For Bob Corker the slugfest for the Republican nomination for
U.S. Senate which he won Aug. 3 was only his first hurdle on the
way to Washington. He now must battle a well-known Democratic
Both Corker, the former mayor of Chattanooga, and U.S. Rep. Harold
Ford Jr., D-Tenn., are running for the Senate seat being vacated
by retiring Republican and Senate Majority Leader Bill Frist.
is ready for the fight, according to long-time associate Rep.
Zach Wamp, R-Tenn., who told the Memphis Commercial Appeal that
"Bob Corker is a heat-seeking missile."
According to his campaign Web site, Corker started a construction
company in 1978 with $8,000 and slowly built it into a multi-million
dollar development firm.
In 2001, he became the mayor of Chattanooga. During his term,
he gained popularity among constituents for expanding a downtown
revitalization plan that, according to Bob Swansbrough, a professor
at the University of Tennessee-Chattanooga, "enhanced tourism,
business and the movement of people back to the city."
A lawsuit was filed against him, however, over a land transaction
while he was mayor. The lawsuit, which was dismissed and then
reinstated, was filed by Sandy Kurtz, an environmental educator
in Chattanooga, and the nonprofit Tennessee Environmental Council.
They claimed that the sale of environmentally protected land to
Wal-Mart directly benefited his construction company.
Corker's campaign manager Ben Mitchell questioned the timing
of the lawsuit, telling the Memphis Commercial Appeal that the
lawsuit is "not about Bob Corker ... [it] is pure partisan
The lawsuit aside, Corker has been using his record in Chattanooga
to try to convince voters that he is a Washington outsider who
can rise above the din of partisan politics to achieve results.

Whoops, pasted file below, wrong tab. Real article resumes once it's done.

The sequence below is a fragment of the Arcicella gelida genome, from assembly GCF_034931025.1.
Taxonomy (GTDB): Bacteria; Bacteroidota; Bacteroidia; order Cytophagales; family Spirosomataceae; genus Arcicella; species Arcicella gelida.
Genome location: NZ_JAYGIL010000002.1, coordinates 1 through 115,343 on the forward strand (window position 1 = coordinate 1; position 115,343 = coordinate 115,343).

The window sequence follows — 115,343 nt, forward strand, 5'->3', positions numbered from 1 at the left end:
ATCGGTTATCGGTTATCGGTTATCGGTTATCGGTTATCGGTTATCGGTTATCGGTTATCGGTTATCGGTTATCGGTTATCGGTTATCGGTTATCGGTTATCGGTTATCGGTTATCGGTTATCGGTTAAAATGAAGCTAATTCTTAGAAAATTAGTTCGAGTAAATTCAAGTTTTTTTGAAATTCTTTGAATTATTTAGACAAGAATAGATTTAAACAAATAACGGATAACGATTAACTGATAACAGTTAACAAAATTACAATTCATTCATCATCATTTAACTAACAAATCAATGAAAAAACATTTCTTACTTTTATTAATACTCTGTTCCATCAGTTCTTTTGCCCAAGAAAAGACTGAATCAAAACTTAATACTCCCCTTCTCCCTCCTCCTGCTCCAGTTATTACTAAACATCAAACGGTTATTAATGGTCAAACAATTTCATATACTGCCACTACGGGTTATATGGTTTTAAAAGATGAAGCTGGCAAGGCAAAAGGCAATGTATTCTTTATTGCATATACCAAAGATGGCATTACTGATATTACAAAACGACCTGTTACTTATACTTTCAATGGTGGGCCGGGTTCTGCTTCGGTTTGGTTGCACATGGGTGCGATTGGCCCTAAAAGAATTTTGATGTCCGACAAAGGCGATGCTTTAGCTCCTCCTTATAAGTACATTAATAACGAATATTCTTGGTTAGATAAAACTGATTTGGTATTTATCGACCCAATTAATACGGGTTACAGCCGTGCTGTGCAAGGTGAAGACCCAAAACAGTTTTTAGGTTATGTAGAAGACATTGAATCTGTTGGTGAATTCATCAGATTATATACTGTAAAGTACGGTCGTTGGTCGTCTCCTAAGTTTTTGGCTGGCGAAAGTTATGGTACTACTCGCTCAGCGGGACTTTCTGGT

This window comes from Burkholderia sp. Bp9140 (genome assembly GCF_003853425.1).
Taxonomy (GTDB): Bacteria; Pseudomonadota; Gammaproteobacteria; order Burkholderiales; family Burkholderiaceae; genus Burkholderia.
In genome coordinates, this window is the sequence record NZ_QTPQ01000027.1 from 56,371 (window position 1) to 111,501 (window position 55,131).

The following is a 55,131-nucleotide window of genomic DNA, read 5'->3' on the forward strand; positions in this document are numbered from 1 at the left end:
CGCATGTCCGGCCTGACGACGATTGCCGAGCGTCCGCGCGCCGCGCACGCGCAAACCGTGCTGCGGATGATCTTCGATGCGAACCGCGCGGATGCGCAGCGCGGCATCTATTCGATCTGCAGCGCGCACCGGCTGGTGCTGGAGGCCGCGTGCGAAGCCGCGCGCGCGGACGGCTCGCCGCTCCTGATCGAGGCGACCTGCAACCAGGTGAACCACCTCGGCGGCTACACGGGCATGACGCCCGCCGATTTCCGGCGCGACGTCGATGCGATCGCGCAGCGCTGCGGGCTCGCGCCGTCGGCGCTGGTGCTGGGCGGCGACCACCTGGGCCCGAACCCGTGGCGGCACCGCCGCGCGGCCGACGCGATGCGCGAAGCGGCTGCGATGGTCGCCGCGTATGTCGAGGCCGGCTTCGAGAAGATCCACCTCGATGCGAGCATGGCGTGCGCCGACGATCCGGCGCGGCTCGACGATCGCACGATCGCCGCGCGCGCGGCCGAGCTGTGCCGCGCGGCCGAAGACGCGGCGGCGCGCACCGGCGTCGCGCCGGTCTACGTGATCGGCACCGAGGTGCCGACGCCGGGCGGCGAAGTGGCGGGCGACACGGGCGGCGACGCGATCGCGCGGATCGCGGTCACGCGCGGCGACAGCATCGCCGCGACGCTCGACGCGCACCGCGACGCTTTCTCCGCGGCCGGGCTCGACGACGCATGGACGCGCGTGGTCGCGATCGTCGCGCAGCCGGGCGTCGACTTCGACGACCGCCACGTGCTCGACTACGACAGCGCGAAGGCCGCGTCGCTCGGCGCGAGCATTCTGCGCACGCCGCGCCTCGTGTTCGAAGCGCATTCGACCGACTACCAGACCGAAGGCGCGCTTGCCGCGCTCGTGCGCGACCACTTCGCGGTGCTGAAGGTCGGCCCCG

His conservative credentials came under fire in the primary contest
with former U.S. Reps. Ed Bryant and Van Hilleary. They accused
Corker of supporting an income tax, something Tennessee has never
had, based on a 48-cent property tax increase he approved during
his term as mayor.
Bryant and Hilleary also criticized Corker for not agreeing to
debate them. One Bryant supporter even showed up at one of Corker's
rallies in a chicken suit.
Most damagingly though, Bryant and Hilleary accused Corker for
not being strong enough in his opposition to abortion rights,
pointing to a comment Corker made during an unsuccessful 1994
run for office in which he said that abortion "should not
be a government issue." He was eventually forced to disavow
the comment during the campaign, but doubts about his stance lingered.
Tennessee Right to Life refused to support Corker in his Senate
bid and called him "pro-abortion."
Experts are divided as to what lasting impact the bruising primary
may have on Corker's general election campaign. Many Tennesseans
appeared turned off by the highly negative nature of the campaign.
David Magee, writing in the Chattanooga Times Free Press, noted
that the Corker campaign spent money freely only to take the "proverbial
low road." "Going negative ... ultimately cause[s] more
harm than good," Magee wrote. "Most of us are tired
of such political shenanigans."
Nonetheless, Corker has had success in garnering financial support,
raising $7 million to go with the $2 million of his own money
he has poured into the race.
Corker now must reconcile how he ran in his successful primary
bid with the rest of his Senate campaign.
Corker's Democratic opponent, Ford faced no real primary challenge,
allowing him to establish himself as a candidate from the political
center. The conservative stances Corker took during his primary
race could come back to haunt him if Ford uses them to label him
as an extremist.
Corker has the advantage of being a Republican candidate for
Senate in a state where President Bush received 57 percent of
the vote in 2004. He also has consistently outpolling Ford, although
neither candidate has proved to have a significant edge over the